West Side Old Territorial Road 1848-1865 Marker image. Click for full size.
By Douglass Halvorsen, April 20, 2018
3. West Side Old Territorial Road 1848-1865 Marker
View of marker and Territorial Highway looking north
McKenzie and Springfield area. Skinner's ferry connected it with Eugene City.

Another wagon road used by some of the earliest immigrants coming into the valley from the south ran north from Skinnerís through present Santa Clara and wandered off to the northwest to cross the troublesome Long Tom near Monroe and then on north across the flat, soggy prairie to Winkle Butte and Marysville.

A branch of this road turned northeast at Lancaster to ford or ferry the Willamette near Harrisburg. In seasons when it was usable it provided connection with New Albany and Chemeketa, but much of the time it was impassable.

In the 1920s these routes became the Pacific Highway, 99W and 99E.”


The Oregon State Historic Preservation Office mentions some interesting history revolved around this historical marker on their inventory datasheet from 1976:

This marker replaced rival historical markers which were dynamited in a bitter and decades-old feud between the Smith family and others who resided in Smithfield--OR--Franklin, Oregon. On July 27, 1930 the Lewis and Clark Chapter DAR erected a marker at this site which read: “Pioneer home of Daniel Smith, 1852, for whom Smithfield was named and also the Westside Old Territorial Road, 1848-1865.” Within three years near this same site the same DAR chapter from Eugene erected this stone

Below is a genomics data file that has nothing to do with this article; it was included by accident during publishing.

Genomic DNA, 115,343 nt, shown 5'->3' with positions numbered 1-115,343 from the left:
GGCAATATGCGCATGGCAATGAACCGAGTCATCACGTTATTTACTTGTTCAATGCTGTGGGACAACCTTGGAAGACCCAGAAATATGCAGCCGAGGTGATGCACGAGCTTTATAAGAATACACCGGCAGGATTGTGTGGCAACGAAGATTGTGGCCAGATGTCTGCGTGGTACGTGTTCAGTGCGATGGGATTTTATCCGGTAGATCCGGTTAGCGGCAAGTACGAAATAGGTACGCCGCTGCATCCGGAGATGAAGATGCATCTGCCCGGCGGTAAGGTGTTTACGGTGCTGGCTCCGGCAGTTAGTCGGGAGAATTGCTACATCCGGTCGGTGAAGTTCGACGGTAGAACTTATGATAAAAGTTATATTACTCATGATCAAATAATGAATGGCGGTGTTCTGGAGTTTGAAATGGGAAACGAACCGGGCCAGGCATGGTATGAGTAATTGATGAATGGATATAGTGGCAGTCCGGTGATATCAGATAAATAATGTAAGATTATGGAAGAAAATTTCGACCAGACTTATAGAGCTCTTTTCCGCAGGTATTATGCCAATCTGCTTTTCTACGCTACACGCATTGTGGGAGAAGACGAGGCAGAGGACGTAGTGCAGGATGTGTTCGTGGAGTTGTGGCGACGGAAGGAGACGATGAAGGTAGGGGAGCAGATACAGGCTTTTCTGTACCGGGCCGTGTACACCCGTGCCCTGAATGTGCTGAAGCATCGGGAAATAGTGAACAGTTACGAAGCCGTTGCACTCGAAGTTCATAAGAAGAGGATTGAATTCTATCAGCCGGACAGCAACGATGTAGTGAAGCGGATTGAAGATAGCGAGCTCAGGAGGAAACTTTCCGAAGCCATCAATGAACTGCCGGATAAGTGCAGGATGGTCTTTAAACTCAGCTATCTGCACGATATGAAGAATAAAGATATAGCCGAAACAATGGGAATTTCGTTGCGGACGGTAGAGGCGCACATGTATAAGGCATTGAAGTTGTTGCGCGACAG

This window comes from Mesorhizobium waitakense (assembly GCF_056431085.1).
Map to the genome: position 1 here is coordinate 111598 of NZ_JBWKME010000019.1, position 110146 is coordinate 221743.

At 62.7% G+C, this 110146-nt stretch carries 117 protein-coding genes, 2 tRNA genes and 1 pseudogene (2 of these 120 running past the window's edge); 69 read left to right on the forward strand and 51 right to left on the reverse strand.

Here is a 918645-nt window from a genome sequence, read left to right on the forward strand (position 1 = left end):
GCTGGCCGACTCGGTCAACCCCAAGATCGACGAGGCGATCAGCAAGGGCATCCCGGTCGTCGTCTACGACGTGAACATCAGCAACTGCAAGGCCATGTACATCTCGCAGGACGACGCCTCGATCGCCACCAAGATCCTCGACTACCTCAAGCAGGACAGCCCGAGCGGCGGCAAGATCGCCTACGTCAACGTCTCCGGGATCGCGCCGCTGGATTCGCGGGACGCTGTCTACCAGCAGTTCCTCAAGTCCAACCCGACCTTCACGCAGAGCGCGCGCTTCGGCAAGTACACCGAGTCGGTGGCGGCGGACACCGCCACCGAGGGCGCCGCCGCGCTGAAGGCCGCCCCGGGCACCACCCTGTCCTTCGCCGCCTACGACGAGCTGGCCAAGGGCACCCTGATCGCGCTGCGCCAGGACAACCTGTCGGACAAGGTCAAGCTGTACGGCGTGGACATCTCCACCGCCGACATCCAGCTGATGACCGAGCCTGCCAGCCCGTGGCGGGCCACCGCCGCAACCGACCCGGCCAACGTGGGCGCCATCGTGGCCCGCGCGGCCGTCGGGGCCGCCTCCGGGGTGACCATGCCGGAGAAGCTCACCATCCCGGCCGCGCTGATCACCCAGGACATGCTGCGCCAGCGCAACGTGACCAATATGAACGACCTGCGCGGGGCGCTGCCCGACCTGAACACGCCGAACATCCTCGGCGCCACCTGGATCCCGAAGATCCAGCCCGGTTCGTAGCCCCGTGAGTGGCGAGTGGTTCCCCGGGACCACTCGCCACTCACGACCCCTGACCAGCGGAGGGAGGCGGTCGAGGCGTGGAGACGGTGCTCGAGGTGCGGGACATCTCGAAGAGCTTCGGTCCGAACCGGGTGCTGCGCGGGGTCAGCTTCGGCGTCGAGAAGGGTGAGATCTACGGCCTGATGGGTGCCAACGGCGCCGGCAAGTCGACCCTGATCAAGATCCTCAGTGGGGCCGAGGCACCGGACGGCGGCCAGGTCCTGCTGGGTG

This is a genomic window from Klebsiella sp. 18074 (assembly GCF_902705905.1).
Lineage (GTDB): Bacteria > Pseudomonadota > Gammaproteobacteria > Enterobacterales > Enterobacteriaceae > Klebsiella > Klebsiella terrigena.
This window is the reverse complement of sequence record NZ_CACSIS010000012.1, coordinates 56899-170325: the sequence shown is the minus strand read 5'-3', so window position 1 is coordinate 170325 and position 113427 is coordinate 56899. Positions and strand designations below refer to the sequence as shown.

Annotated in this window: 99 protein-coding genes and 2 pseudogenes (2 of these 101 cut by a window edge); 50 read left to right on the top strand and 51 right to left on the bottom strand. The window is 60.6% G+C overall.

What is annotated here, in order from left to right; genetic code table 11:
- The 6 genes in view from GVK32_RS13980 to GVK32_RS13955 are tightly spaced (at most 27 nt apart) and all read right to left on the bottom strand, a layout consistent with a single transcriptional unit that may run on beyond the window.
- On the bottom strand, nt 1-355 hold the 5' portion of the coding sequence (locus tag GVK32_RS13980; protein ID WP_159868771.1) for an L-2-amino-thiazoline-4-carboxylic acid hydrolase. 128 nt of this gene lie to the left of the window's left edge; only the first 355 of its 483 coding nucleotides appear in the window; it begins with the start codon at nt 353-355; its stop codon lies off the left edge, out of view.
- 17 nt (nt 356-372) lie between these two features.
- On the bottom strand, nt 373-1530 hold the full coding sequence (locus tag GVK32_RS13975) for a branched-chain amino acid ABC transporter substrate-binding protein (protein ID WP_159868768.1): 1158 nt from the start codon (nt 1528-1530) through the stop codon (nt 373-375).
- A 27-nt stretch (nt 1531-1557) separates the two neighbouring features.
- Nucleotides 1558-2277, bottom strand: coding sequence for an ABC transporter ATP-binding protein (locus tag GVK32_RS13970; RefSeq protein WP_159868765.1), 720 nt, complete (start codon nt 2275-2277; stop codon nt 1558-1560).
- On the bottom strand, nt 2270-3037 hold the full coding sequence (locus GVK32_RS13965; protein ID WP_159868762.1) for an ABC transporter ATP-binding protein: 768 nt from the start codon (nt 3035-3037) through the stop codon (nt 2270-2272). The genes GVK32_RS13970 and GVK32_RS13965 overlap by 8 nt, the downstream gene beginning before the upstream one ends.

West Side Old Territorial Road 1848-1865 Marker image. Click for full size.
By Douglass Halvorsen, April 20, 2018
4. West Side Old Territorial Road 1848-1865 Marker
View of marker and Territorial Highway looking south
marker: “By the ruling of the court, this is and has been Smithfield since 1857. Dedicated Smithfield 1862 in honor of Daniel Smith, pioneer of 1852, Donor of village site.” This rather strident marker was destroyed and the earlier one vanished.


The Oregon Lewis & Clark Chapter, D.A.R. also monumented an East Side Old Territorial Road historical marker located at the corner of Coburg and Wilkins Roads, about eight miles north of Eugene.
 
Related marker. Click here for another marker that is related to this marker.
 
Also see . . .  Benton County Museum. 1980 article highlighting the history of Willamette Valley and the Territorial Roads. (Submitted on May 2, 2018, by Douglass Halvorsen of Klamath Falls, Oregon.) 
 
Categories. Roads & VehiclesSettlements & Settlers
 
Old topography map from 1915-1945 depicting Franklin-Smithfield image. Click for full size.
By Douglass Halvorsen
5. Old topography map from 1915-1945 depicting Franklin-Smithfield
 
 
Credits. This page was last revised on May 3, 2018. This page originally submitted on May 2, 2018, by Douglass Halvorsen of Klamath Falls, Oregon. This page has been viewed 50 times since then. Last updated on May 3, 2018, by Douglass Halvorsen of Klamath Falls, Oregon. Photos:   1, 2, 3, 4, 5. submitted on May 2, 2018, by Douglass Halvorsen of Klamath Falls, Oregon. • Syd Whittle was the editor who published this page.